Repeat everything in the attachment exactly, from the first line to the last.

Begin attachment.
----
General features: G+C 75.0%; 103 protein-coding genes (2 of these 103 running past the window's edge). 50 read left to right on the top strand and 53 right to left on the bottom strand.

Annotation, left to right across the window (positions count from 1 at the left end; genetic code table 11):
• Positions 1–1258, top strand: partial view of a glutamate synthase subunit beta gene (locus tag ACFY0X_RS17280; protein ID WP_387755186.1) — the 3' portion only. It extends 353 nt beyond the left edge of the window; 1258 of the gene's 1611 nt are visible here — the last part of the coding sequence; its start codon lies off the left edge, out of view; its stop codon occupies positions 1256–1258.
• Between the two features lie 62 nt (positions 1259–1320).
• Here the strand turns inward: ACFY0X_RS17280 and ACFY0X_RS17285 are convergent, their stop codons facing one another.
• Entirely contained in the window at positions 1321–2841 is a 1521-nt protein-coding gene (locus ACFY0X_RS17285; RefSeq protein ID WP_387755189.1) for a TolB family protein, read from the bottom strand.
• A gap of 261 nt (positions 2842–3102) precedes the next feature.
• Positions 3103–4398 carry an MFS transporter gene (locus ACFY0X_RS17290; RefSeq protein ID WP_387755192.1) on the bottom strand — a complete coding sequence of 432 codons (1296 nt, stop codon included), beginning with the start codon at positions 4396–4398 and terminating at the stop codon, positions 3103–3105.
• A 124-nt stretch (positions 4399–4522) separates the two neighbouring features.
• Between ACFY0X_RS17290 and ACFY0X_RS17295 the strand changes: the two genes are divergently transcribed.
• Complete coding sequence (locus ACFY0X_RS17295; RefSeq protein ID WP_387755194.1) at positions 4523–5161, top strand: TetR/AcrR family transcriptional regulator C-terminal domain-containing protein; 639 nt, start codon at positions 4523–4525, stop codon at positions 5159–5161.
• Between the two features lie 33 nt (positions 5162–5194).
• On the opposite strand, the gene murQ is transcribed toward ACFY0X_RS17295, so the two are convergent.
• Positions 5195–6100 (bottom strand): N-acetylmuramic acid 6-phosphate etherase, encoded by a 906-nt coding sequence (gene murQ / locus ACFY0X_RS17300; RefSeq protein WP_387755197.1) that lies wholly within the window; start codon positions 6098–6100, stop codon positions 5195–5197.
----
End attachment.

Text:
General features: G+C 75.0%; 103 protein-coding genes (2 of these 103 running past the window's edge). 50 read left to right on the top strand and 53 right to left on the bottom strand.

Annotation, left to right across the window (positions count from 1 at the left end; genetic code table 11):
• Positions 1–1258, top strand: partial view of a glutamate synthase subunit beta gene (locus tag ACFY0X_RS17280; protein ID WP_387755186.1) — the 3' portion only. It extends 353 nt beyond the left edge of the window; 1258 of the gene's 1611 nt are visible here — the last part of the coding sequence; its start codon lies off the left edge, out of view; its stop codon occupies positions 1256–1258.
• Between the two features lie 62 nt (positions 1259–1320).
• Here the strand turns inward: ACFY0X_RS17280 and ACFY0X_RS17285 are convergent, their stop codons facing one another.
• Entirely contained in the window at positions 1321–2841 is a 1521-nt protein-coding gene (locus ACFY0X_RS17285; RefSeq protein ID WP_387755189.1) for a TolB family protein, read from the bottom strand.
• A gap of 261 nt (positions 2842–3102) precedes the next feature.
• Positions 3103–4398 carry an MFS transporter gene (locus ACFY0X_RS17290; RefSeq protein ID WP_387755192.1) on the bottom strand — a complete coding sequence of 432 codons (1296 nt, stop codon included), beginning with the start codon at positions 4396–4398 and terminating at the stop codon, positions 3103–3105.
• A 124-nt stretch (positions 4399–4522) separates the two neighbouring features.
• Between ACFY0X_RS17290 and ACFY0X_RS17295 the strand changes: the two genes are divergently transcribed.
• Complete coding sequence (locus ACFY0X_RS17295; RefSeq protein ID WP_387755194.1) at positions 4523–5161, top strand: TetR/AcrR family transcriptional regulator C-terminal domain-containing protein; 639 nt, start codon at positions 4523–4525, stop codon at positions 5159–5161.
• Between the two features lie 33 nt (positions 5162–5194).
• On the opposite strand, the gene murQ is transcribed toward ACFY0X_RS17295, so the two are convergent.
• Positions 5195–6100 (bottom strand): N-acetylmuramic acid 6-phosphate etherase, encoded by a 906-nt coding sequence (gene murQ / locus ACFY0X_RS17300; RefSeq protein WP_387755197.1) that lies wholly within the window; start codon positions 6098–6100, stop codon positions 5195–5197.